The warmth of pink, and the warm tones of browns will always complement each other, but it’s about getting the balance right. Having brown paint and pink paint in one room could clash, but using pink paint to highlight your brown furniture or floors is a great way to combine the two shades.

Be bold and paint whole walls in your favourite pale pink shade, or be strategic and paint a feature wall. Painting a block of colour on to your wall behind a sideboard, sofa or headboard will accentuate your furniture and make it even more of a statement. If you have an exposed brick wall, pink is a great way to soften the overall look of the raw, unfinished surface and is an unapologetic combination.  

Using pinks in a room with brown lifts it from a darker, more masculine energy to a lighter, more feminine one. You keep the elegant tone of deep brown furniture or dark stained floors but add the fun and joy of pink. Pairing dusky rose, such as Ciao Sofia, and brown gives a strong mid- century vibe.

Ciao, Sofia, the pastel pink that compliments all the browns/tans in your home.

Yellow

There are two yellow shades that work particularly well with brown.

Firstly, vibrant yellow. Adding such a bold colour immediately lifts brown’s earthy tones to make your room lighter and brighter. The warmth of yellow works brilliantly with the warm shades of brown. Adding yellow brings a sunny, summery and cheerful feel to a room, and will make your furniture and floor look great.

Mustard, on the other hand, gives a deeper, more vintage vibe. The combination of brown and mustard harks back to the mid-century style. Mustard, such as Moritz, is a warm, grubby colour which leans into the earth tones of the brown and away from the sunshine tones of bright yellow. Mustard makes a space cosy, comfortable and attractive.

Orange

Similarly to yellow, orange works really well with shades of brown. It’s a classic 1970s combination and is increasingly popular as mid-century design is more celebrated. More and more we see 1970s styles, such as macrame, become widely featured in our homes. Why not bring on the colour too?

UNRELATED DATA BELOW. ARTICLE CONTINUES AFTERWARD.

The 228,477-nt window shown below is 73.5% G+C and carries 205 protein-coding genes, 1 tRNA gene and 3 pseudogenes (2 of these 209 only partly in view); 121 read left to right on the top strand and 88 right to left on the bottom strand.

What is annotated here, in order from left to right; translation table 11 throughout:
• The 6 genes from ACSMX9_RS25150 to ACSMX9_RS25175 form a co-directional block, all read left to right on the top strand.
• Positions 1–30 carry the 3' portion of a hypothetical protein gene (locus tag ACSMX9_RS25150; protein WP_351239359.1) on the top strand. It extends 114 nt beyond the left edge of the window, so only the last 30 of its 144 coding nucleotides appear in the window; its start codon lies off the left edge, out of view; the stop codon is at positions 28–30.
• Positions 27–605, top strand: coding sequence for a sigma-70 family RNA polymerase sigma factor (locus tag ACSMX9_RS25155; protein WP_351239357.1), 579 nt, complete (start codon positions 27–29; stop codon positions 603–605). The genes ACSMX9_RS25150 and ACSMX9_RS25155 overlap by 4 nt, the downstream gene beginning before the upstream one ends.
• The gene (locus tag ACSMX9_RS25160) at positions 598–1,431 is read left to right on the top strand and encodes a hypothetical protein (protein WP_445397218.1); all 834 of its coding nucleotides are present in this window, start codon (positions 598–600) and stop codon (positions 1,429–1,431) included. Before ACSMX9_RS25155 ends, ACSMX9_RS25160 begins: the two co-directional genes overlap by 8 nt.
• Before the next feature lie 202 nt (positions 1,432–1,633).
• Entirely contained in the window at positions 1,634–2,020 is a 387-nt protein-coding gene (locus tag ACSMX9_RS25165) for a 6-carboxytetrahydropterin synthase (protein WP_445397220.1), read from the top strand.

You can approach the combination of brown and orange in a number of ways.

Firstly, paint your room mainly off- white, but have one pastel orange feature wall or chimney breast. This gently incorporates orange while still allowing your brown furniture and wooden flooring to take centre stage. Elio is a great shade for this. The warmth and energy of the orange is there, but it’s not too much. The paler orange links brilliantly with the earth tones of brown, but it still captures the sunny uplifting vibe.

Alternatively, you can show your bold, tropical tastes with orange. Go all out and paint one or more walls a rich, stimulating shade of My Island. A colour as deep as brown can absolutely take the vibrant shades of orange and not be drowned out. This rich orange gives hints of terracotta, hibiscus followers and sun drenched holidays. My Island is bright and it works harmoniously with the dark wooden floors or mid-century furniture.

My Island breaking the seas with this simple but effective colour blocking. 

If you want a touch of the bold, vibrant orange, painting your ceiling doesn’t get much bolder! If you keep the walls a neutral colour with an orange undertone, the ceiling will pop. A colourful person needs a colourful house, after all.

Navy

Navy blue and brown is a classic, elegant and masculine look. There’s a reason it’s timeless, and that’s because it works.

There are so many ways to include the two colours in your home. A inky, midnight blue, such as 2AM, combined with a rich chocolate brown sofa or floor are both strong enough to match each other while neither overshadows the other. The warm brown tones contrast with the cool tones of the blue, but together they work beautifully.

2AM adding depth and dimension to @soph_eddie kitchen/dining area. 

Emphasise the elegant feel with floor to ceiling navy walls, and rich mahogany furniture completing a period look. Keeping the ceiling white balances the space, but you can still have a rich, warm and masculine room. Adding more white to the space, such as only painting a blue feature wall will lessen the intensity, if that’s more your vibe.

Adding a lot of white, however, will give a nautical feel. Navy blue is literally inspired by the Royal Navy uniforms and is perfect for coastal properties. Elevate the classic look by pairing with seagrass rugs, classic stripes, and wooden panelling.

Navy blue works brilliantly with an exposed brick wall. The industrial, raw, unfinished surface juxtaposes with the elegant navy blue. You can accessorise with plants for an on-trend space.

Red

Red and brown work together beautifully, but can be overwhelming if not done carefully.

The Old Corset Factory complimenting the exposed brick and wooden features in @1930s_semi_charmed_life bedroom.

Heritage shades of red, such as The Old Corset Factory work especially well in period homes. The high ceilings of the Victorian and Edwardian homes mean they can take the warm, bold tones of the red. This, combined with deep wooden floors or antique furniture creates an inviting, traditional room. Keeping cornicing, ceilings and skirting boards white will tone down the intensity.